Printed in Herald Democrat, 8/20/10
By Mary Jane Farmer
Roots and wings. Brandon Bush learned about both growing up in Ector, Texas.
The singer-songwriter is bringing his band home to those roots, with a new CD to his credit, aptly called “Grabaholt,” indicative of the way Brandon grabs onto life.
Bush got his alternative-country music teeth cut sitting on the tailgate of a pickup in a Fannin County pasture. The first serious song he wrote, he said, was on the porch at Uncle Teddy’s house near Ector, and so he named that song for Uncle Teddy.
He went to work at the Bonham movie theater as a sophomore, in the projection room. “I would take my Uncle Teddy songs and go finish them in the projection room. I mean, all I had to do was start the movies, get out the guitar, and practice and fine tune it all.” He graduated from his high school in 2003 as valedictorian and a member of the Beta Club, then went to college in Denison and in Denton.
Those who see him in concert will have to ask him to sing the Uncle Teddy song, because it’s not on the CD. Three others he wrote in those Fannin County years are included, “Wild Child,” “The Lake At Night,” and “1970 Chevy,” and they are also of those Uncle Teddy times. Bush said he has heavily edited them throughout the years and so they “just stuck around.” The other nine songs included on “Grabaholt” were written within the past few years.
Bush, while in college, wrote more songs and began playing publicly, but learned he’d better know some songs more famous and written by other people. “I had all these songs ready, but they all wanted covers. But as time passed, I started playing more places where the audiences wanted original music.”
Bush put his band together, he said, about three years ago, and found them all on My Space and Craig’s List. Bass player Mike Burgess was the first to respond to Brandon’s My Space classified posting, saying he was looking for band members for a country rock band. The ad said, “Express your interest and tell me what equipment you can bring to the group.”
“Mike had a PA, the one we’re still using, and a place to practice, an air-conditioned garage room.”
Brad Haefner, who plays lead and steel guitars, mandolin and banjo, answered a similar ad on Craig’s List. The drummer, Shea Henley, was the last to join this particular group, and since then the foursome has been busy learning, tightening up those songs, performing, and recording. “We (Mike and Brandon) knew we gotta keep these guys together, to keep these links in the chain together. It will be a long time before we could ever find this again,” Bush said, adding that it feels like a lifetime association as friends.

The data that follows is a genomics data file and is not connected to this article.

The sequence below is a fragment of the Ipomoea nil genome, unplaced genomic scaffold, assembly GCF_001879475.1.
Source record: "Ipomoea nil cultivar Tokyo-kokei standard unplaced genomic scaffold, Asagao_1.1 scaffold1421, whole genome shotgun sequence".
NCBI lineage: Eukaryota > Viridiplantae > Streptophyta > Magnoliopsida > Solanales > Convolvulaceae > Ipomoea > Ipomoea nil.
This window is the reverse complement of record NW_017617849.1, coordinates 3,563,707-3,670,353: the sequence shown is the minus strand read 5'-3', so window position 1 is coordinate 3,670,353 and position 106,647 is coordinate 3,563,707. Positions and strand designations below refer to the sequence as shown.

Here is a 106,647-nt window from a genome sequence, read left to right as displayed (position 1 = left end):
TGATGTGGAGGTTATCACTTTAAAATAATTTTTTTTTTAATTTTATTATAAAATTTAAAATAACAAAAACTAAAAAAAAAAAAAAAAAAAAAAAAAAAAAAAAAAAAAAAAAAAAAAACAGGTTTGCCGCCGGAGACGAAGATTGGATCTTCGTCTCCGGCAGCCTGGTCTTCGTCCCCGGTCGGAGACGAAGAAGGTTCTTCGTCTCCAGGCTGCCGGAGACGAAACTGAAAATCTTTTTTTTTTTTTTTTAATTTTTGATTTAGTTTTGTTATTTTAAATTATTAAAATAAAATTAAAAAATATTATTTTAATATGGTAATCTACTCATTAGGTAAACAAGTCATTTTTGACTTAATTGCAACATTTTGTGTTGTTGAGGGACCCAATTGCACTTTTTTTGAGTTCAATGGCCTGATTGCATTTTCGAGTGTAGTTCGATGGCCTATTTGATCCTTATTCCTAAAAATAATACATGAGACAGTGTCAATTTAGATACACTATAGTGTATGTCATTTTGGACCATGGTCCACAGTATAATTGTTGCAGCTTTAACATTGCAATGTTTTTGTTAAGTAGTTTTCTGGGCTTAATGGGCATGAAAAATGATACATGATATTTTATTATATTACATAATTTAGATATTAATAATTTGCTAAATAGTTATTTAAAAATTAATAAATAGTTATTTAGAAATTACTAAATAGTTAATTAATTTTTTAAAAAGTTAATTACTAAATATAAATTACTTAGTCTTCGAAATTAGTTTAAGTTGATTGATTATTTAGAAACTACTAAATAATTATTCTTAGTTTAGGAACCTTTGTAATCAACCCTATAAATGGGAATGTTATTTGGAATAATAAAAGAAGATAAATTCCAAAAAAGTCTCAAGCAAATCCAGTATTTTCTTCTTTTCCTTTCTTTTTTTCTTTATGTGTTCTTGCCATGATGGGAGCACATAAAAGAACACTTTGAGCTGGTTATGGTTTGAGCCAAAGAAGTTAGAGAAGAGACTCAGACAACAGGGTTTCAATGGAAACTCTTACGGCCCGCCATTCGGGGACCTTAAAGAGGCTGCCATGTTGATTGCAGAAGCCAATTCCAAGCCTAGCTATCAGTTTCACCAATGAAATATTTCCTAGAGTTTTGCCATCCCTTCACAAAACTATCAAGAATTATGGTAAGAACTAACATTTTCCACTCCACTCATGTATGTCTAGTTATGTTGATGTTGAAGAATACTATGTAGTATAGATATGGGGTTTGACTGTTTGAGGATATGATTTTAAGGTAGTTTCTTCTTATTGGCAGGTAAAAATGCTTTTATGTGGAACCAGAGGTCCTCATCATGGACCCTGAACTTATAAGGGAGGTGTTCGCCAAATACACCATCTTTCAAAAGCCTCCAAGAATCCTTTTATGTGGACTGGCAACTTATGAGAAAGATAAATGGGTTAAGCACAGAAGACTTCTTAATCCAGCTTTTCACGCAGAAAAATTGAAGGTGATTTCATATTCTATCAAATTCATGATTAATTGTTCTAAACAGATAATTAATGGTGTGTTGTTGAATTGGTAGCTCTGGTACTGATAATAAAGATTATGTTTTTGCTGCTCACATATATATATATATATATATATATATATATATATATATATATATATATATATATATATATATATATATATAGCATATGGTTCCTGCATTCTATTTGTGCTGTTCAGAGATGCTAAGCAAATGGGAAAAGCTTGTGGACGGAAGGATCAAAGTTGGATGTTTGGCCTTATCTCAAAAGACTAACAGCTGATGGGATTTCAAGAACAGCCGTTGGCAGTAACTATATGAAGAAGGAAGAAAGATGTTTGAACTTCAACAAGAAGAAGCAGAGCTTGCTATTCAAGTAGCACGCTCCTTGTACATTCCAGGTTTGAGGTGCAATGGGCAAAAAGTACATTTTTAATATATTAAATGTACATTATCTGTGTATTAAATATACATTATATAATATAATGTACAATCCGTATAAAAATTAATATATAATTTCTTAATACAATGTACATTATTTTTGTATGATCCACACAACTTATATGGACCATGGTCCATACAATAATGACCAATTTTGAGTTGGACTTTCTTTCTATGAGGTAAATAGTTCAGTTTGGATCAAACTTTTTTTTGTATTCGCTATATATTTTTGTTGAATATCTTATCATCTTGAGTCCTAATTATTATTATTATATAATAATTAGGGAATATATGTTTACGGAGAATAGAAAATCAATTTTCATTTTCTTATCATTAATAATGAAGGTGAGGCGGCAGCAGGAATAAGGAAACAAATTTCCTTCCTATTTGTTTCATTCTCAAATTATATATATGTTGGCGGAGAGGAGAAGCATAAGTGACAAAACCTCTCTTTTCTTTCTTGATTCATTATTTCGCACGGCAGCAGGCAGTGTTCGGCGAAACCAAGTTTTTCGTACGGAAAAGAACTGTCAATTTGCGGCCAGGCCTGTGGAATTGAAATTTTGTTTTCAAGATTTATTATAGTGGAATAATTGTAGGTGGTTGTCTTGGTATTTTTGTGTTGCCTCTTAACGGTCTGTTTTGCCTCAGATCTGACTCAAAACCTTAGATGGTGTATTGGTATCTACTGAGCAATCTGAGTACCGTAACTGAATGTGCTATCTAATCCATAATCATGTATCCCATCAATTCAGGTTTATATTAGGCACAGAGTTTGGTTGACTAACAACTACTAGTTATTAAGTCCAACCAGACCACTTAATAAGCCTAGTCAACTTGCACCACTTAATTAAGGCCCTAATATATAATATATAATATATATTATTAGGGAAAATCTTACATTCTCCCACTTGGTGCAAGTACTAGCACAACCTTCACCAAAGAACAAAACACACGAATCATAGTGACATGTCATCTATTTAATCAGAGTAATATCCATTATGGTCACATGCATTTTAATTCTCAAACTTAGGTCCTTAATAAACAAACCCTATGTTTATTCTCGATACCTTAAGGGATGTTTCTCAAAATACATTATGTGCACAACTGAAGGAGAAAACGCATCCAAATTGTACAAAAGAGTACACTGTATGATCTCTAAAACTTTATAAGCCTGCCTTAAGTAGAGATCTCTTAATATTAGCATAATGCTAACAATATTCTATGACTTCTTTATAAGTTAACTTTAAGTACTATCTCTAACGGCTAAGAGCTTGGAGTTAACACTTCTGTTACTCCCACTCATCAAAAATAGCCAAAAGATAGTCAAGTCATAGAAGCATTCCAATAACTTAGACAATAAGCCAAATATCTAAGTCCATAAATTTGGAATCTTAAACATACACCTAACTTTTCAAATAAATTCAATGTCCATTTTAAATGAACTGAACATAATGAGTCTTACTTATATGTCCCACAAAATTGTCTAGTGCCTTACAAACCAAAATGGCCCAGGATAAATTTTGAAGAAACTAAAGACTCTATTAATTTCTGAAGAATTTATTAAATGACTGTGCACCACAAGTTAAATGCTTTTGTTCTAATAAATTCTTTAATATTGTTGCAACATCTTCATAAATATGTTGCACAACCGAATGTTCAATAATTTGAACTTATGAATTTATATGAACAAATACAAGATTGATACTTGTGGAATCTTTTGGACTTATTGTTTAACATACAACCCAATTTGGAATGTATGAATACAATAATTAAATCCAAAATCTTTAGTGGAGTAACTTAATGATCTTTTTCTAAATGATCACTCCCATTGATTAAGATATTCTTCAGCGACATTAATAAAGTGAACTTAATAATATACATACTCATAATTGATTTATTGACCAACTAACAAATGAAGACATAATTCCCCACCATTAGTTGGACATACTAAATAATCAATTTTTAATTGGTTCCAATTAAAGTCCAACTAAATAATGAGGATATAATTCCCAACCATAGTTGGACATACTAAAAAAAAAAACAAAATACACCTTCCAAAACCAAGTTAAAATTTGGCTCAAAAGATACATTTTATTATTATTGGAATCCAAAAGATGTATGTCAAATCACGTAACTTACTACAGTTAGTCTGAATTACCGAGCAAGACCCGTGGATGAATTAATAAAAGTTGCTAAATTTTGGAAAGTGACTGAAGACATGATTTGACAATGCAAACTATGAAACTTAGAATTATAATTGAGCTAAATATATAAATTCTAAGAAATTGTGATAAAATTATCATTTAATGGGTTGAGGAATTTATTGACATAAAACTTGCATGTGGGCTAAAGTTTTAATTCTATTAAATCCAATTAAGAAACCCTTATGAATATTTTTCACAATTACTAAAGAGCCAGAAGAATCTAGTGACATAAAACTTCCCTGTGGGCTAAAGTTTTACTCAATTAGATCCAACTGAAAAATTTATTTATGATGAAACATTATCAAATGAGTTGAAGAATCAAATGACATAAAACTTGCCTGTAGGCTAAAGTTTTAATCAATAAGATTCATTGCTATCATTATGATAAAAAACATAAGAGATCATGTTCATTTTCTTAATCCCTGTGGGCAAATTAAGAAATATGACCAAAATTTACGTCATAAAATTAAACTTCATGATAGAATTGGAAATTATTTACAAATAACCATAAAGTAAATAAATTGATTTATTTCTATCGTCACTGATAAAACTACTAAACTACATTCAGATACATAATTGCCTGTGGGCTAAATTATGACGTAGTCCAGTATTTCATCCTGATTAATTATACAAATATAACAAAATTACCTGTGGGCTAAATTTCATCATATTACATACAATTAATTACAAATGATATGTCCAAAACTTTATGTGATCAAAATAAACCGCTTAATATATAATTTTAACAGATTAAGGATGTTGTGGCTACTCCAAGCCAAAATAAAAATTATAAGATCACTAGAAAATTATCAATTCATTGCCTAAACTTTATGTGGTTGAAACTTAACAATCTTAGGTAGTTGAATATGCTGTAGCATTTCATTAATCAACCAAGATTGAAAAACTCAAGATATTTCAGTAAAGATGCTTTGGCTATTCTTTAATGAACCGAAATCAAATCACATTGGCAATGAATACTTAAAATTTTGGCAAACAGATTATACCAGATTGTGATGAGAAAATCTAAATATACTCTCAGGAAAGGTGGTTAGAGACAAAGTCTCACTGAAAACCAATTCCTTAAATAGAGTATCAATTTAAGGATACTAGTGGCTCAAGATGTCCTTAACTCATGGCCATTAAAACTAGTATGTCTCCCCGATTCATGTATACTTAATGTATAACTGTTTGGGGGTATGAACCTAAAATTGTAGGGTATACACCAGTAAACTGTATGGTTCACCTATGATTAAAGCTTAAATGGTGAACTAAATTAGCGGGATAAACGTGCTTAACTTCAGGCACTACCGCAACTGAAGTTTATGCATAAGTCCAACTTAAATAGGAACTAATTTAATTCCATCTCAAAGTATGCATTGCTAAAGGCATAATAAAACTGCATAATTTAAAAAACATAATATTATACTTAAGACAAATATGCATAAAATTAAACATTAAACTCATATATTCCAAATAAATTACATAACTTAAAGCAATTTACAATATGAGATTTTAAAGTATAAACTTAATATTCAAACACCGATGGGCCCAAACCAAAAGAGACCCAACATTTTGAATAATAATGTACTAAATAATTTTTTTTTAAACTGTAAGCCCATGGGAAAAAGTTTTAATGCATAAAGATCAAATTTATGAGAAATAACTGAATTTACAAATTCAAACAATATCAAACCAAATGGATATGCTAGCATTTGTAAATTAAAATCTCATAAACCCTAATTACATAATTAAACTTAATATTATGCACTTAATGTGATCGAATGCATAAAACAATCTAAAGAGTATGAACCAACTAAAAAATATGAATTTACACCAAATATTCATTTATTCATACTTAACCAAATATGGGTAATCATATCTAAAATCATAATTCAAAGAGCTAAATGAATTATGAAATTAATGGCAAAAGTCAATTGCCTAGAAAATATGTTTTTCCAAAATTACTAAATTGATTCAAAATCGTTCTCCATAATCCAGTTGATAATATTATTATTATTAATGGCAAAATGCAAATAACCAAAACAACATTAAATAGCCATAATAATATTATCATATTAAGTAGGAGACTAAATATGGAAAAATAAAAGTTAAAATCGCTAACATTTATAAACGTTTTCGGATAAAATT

Bush described his band mates this way:
“Brad’s originally from St. Louis, and was always in rock bands. He picked up the banjo, pedal steel, and mandolin within six months of our working together. He is the musician in the band, full, through and through, multi-talented.
“Shea is the mixture of personality and musicianship to make him the cool kind of drummer. Shea has also had a lot of experience in recording, so we deferred to him in studio.
“Mike is critical in live performances. When we switch between instruments, he’s out there bringing the crowd into it, and creating an intimate feeling with crowd, talking to everybody and leaving no dead time coming from the stage. He keeps everybody grounded, and in the most serious of times, he’s the one who will crack a joke. We have to laugh every now and then …
“I feel like the band and the motion and the energy is getting bigger and bigger every day. Even complete strangers are e-mailing us and saying, ‘This is one of the best CDs’ and ‘I listen to every song.’”
Bush’s heavy influences come from the classics — Elvis Presley and Hank Williams Sr. “I was doing Elvis impersonations when I was 2,” he said. When he got to college age, he started listening to the newer performers such as Pat Green, Robert Earl Keen, and Randy Rogers.
Now it’s Ryan Bingham, and Brandon still professes to be a Beatles nut.
“In the Americana roots and genre, there is a lot of breathing room. It’s still kind of country, but it’s also rock. It’s the hybrid of the two coming together. People are digging it. It might be rock, but who cares.”
Talking about “Grabaholt,” and that’s a subject near to Bush’s heart, he said, “The idea for the album was to have it crisp and clean for radio, and it doesn’t have a song over 4.5 minutes. This album is a test to see if I could write an entire album that people couldn’t put down. I think I’ve accomplished that.
“The overall theme of the CD, ‘Grabaholt’ is its youthful intensity. A lot of this was written before I was married, and it has a sense of the thrill of the chase, what it’s like to be young and without responsibility and in college. I can look at it now that way.”
The Brandon Bush Band proves that, unlike the old Charlie Daniels’ lyrics decree, you don’t necessarily have to have a fiddle in the band.